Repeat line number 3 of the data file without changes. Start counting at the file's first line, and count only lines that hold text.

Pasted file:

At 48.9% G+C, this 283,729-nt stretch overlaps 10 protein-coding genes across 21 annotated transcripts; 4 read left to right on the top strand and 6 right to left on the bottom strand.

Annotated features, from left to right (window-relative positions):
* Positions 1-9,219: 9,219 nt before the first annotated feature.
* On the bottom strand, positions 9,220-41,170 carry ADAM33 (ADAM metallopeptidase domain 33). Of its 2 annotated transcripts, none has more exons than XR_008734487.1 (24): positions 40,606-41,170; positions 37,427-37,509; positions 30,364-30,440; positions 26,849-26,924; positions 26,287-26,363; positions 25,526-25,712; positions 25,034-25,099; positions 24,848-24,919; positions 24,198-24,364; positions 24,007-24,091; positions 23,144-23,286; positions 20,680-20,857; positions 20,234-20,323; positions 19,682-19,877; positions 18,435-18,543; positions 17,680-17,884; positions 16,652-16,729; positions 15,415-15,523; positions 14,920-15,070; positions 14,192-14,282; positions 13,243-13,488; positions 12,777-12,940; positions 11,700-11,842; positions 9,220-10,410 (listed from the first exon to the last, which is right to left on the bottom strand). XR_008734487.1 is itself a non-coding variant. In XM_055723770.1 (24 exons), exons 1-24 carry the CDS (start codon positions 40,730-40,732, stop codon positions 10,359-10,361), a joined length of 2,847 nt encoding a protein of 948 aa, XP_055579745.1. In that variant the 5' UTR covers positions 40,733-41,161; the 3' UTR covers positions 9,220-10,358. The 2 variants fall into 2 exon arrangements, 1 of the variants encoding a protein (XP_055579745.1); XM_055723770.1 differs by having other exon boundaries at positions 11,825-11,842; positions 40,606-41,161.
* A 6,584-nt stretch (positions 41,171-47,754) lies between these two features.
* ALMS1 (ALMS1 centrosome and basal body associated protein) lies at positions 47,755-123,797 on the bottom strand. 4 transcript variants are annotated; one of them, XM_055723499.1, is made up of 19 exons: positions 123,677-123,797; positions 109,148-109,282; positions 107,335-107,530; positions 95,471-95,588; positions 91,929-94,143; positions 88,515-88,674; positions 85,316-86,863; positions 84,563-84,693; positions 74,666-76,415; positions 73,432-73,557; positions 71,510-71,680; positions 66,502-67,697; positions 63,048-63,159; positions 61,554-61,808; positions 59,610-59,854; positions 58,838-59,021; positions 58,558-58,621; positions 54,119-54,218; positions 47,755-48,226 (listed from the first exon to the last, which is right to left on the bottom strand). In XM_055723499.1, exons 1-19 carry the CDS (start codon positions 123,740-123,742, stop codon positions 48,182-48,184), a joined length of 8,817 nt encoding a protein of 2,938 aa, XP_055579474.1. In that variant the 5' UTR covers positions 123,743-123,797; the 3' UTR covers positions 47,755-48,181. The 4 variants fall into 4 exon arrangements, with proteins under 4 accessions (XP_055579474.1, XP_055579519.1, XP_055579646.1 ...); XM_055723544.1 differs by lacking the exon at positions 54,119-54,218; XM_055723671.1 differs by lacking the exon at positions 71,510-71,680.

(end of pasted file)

* Positions 1-9,219: 9,219 nt before the first annotated feature.